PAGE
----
Posted: 3 Dec 2008 Last revised: 20 Nov 2011
Date Written: December 1, 2008
This paper examines whether cross-listing in the U.S. reduces foreign firms' costs of capital. While prior studies show that U.S. cross-listings are associated with substantial increases in firm value, the sources of these valuation effects are not well understood. We estimate cost of capital effects implied by market prices and analyst forecasts, which accounts for changes in growth expectations around cross-listings. We find strong evidence that firms with cross-listings on U.S. exchanges experience a significant decrease in their cost of capital between 70 to 120 basis points. These effects are sustained and still present after the passage of the Sarbanes-Oxley Act. Consistent with the bonding hypothesis, we find smaller cost of capital reductions for firms that cross-list in the over-the-counter market and for exchange-listed firms from countries with stronger home-country institutions. For exchange-traded cross-listings, the reduction in cost of capital accounts for more than half of the increase in value around cross-listings, whereas for the other types of cross-listings the valuation effects are primarily attributable to contemporaneous revisions in growth expectations.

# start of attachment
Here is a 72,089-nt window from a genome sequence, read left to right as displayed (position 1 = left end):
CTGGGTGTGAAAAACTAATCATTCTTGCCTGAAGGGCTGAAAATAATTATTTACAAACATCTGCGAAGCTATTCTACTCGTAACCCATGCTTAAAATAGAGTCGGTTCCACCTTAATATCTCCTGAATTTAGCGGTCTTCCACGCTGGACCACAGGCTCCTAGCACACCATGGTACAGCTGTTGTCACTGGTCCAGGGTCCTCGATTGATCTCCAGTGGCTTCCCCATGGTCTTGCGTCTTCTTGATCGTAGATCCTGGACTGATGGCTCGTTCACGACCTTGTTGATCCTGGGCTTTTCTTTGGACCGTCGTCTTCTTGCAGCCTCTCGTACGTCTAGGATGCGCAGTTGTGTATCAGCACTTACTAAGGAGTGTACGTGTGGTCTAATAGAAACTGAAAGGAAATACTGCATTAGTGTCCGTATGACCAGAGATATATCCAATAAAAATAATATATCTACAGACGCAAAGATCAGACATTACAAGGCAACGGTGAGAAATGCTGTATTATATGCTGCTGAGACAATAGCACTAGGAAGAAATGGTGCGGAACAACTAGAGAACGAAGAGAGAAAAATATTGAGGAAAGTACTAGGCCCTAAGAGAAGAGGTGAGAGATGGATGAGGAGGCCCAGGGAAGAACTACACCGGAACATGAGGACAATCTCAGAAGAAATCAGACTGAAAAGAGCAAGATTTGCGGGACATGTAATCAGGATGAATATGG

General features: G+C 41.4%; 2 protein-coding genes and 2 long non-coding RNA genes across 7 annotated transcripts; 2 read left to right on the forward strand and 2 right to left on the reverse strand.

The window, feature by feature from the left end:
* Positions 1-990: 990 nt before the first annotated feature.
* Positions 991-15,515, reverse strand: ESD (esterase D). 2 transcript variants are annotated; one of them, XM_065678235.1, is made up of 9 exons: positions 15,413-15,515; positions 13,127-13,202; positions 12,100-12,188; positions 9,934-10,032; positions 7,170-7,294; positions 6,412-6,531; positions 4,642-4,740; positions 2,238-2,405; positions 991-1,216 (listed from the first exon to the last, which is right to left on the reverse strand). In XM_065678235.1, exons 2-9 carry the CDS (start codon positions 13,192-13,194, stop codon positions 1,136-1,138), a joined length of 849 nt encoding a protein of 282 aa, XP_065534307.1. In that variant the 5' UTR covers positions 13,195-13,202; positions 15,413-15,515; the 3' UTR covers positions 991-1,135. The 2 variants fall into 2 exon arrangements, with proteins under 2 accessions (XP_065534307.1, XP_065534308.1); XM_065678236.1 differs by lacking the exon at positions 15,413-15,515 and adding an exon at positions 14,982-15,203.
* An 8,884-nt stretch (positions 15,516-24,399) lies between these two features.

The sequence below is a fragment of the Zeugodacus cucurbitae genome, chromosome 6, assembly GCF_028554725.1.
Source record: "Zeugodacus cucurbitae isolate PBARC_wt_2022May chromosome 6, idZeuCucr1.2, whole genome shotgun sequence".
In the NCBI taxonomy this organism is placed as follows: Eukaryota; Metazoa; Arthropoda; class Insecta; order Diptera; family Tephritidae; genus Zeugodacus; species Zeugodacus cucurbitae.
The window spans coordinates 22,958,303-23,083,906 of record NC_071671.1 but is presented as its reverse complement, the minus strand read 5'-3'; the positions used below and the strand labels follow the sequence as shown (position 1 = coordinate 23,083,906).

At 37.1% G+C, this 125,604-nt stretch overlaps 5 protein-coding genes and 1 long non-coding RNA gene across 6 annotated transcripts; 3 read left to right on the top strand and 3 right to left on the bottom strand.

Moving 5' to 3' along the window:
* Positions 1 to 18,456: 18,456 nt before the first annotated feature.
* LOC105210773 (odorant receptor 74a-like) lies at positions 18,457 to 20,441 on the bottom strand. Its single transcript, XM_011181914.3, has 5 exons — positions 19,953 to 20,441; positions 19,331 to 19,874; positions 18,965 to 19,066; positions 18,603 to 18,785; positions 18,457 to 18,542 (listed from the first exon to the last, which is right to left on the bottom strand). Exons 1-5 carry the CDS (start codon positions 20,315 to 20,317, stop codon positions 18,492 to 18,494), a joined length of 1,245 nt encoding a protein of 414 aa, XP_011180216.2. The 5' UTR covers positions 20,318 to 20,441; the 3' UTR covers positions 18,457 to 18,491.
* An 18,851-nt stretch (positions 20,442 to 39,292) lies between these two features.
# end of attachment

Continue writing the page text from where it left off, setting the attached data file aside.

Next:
Keywords: Corporate governance, cross-listing, bonding hypothesis, cost of equity, disclosure, law and finance, international finance
JEL Classification: G12, G14, G15, G38, G30, G38, K22, M41
Suggested Citation: Suggested Citation
Hail, Luzi and Leuz, Christian, Cost of Capital Effects and Changes in Growth Expectations Around U.S. Cross-Listings (December 1, 2008). Journal of Financial Economics, Vol. 93, No. 3, pp. 428-454, 2009. Available at SSRN: https://ssrn.com/abstract=1309644